Suggesting the event will harm Democrats in the House, the president added, "We will almost certainly take back the House, and send Nancy packing!"
In security video Fox News said it obtained, Pelosi is seen walking through the eSalon in San Francisco on Monday afternoon with wet hair and with a mask at her neck instead of over her mouth and nose. Her stylist, DeNardo, is seen following her wearing a black face mask. It was unclear from the video whether she had the mask on her face during the rest of the appointment.
"I just had my hair washed. I don't wear a mask when I'm washing my hair. Do you wear a mask when you're washing your hair? I always wear a mask," Pelosi said Wednesday when asked. "And that picture is when I just came out of the bowl."
Pelosi spokesman Drew Hammill said Tuesday night the speaker followed requirements provided by her stylist and was told the city allowed the salon to have one customer in the business at a time.
"The Speaker always wears a mask and complies with local COVID requirements. This business offered for the Speaker to come in on Monday and told her they were allowed by the city to have one customer at a time in the business. The Speaker complied with the rules as presented to her by this establishment," he said in a statement.
But on Tuesday night, Kios told Fox News in a phone interview that the indoor, unmasked visit violated citywide COVID-19 restrictions prohibiting indoor services and blow-drying services at hair salons and was a "slap in the face" to those who can't work or go about their daily lives due to the pandemic.
She said that Pelosi's stylist rents a chair in her salon but operates independently -- a statement the stylist's lawyer later challenged by claiming Kious has been encouraging her employees to break the orders for financial benefit.
A statement from the San Francisco mayor's office posted Friday states that outdoor services at hair salons -- which have been closed since March -- could resume Tuesday -- a day after Pelosi's appointment -- but added that "services may not be provided indoors" and masks must be worn.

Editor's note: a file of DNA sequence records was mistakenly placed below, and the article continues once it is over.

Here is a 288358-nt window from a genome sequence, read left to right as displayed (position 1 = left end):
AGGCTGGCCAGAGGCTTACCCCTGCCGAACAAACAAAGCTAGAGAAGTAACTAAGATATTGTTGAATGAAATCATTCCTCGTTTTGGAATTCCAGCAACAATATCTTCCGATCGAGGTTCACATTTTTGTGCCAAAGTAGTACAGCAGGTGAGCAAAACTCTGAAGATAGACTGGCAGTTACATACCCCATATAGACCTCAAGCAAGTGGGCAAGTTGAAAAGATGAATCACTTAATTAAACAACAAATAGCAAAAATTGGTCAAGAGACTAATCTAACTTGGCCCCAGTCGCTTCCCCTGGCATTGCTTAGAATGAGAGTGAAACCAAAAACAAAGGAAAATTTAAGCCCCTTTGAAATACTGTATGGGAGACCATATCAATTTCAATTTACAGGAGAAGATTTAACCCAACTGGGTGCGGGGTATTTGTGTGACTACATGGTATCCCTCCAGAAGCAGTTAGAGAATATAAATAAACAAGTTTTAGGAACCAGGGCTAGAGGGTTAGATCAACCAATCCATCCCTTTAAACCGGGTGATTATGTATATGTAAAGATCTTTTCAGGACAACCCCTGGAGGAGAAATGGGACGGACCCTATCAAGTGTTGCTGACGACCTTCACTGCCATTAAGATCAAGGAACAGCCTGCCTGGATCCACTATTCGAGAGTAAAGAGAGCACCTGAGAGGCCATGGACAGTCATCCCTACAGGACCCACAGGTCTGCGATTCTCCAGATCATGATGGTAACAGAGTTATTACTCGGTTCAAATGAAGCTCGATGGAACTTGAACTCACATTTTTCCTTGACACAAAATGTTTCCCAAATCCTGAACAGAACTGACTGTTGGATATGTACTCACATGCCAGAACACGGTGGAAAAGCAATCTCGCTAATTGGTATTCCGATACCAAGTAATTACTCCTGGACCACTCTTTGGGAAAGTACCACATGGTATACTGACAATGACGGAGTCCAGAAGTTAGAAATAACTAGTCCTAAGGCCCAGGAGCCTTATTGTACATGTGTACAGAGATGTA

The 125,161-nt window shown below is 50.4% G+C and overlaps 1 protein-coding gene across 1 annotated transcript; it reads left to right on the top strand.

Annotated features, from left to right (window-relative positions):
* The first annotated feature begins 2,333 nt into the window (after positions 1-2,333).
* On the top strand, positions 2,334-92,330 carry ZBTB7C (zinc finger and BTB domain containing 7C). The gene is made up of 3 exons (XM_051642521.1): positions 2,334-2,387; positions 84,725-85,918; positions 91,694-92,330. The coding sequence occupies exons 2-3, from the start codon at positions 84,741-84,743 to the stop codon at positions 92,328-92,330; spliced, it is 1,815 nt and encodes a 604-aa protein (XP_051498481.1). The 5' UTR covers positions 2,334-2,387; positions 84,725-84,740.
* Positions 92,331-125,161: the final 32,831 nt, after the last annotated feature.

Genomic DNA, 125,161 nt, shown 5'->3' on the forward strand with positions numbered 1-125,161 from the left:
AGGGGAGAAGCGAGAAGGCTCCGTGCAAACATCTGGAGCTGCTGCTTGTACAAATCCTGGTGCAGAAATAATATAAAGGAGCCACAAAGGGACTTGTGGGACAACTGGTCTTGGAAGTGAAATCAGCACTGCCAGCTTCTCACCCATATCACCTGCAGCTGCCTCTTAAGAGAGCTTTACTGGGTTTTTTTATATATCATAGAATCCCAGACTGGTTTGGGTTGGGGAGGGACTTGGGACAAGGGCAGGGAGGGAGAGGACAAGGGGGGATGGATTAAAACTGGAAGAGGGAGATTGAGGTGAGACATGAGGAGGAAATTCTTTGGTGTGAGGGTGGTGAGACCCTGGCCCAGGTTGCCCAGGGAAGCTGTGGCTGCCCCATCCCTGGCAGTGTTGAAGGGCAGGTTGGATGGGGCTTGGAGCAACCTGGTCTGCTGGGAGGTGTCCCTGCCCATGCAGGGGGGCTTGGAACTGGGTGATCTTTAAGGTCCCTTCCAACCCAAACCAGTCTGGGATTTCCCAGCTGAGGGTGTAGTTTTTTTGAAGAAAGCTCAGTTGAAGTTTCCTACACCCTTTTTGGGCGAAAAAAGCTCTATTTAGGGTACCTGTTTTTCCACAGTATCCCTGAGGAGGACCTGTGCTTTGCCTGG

"Outdoor personal services that can operate include haircuts, barber services, massages and nail services. Only those services where both clients and providers can be masked at all times are allowed to resume," it reads.
The new guidance which took effect September 1 also states shampooing is not allowed and that stylists must not see multiple customers at once.
White House Chief of Staff Mark Meadows also weighed in Wednesday morning, calling Pelosi's visit an example of Washington hypocrisy.
"This is typical Washington, D.C. They get on national TV. They preach to the American people that it should be one way and, yet, in private, when the cameras are not rolling and in this case I guess the cameras were rolling, it shows a very different story," Meadows told Fox News. "It's the same thing whether it's in San Francisco with her going into a salon or in the privacy of a negotiating room."
On Tuesday evening, a Twitter account operated by Senate Republicans appeared to quote Kious, also called Pelosi's visit a "slap in the face" to business owners forced to close to slow the spread of COVID-19.
"Speaker Pelosi has pushed policies that would keep our economy closed and our small businesses shut down. But for herself? A salon visit whenever she pleases," the Senate Republicans account tweeted, adding: "A 'slap in the face' indeed."
ABC News' Jordyn Phelps contributed to this report.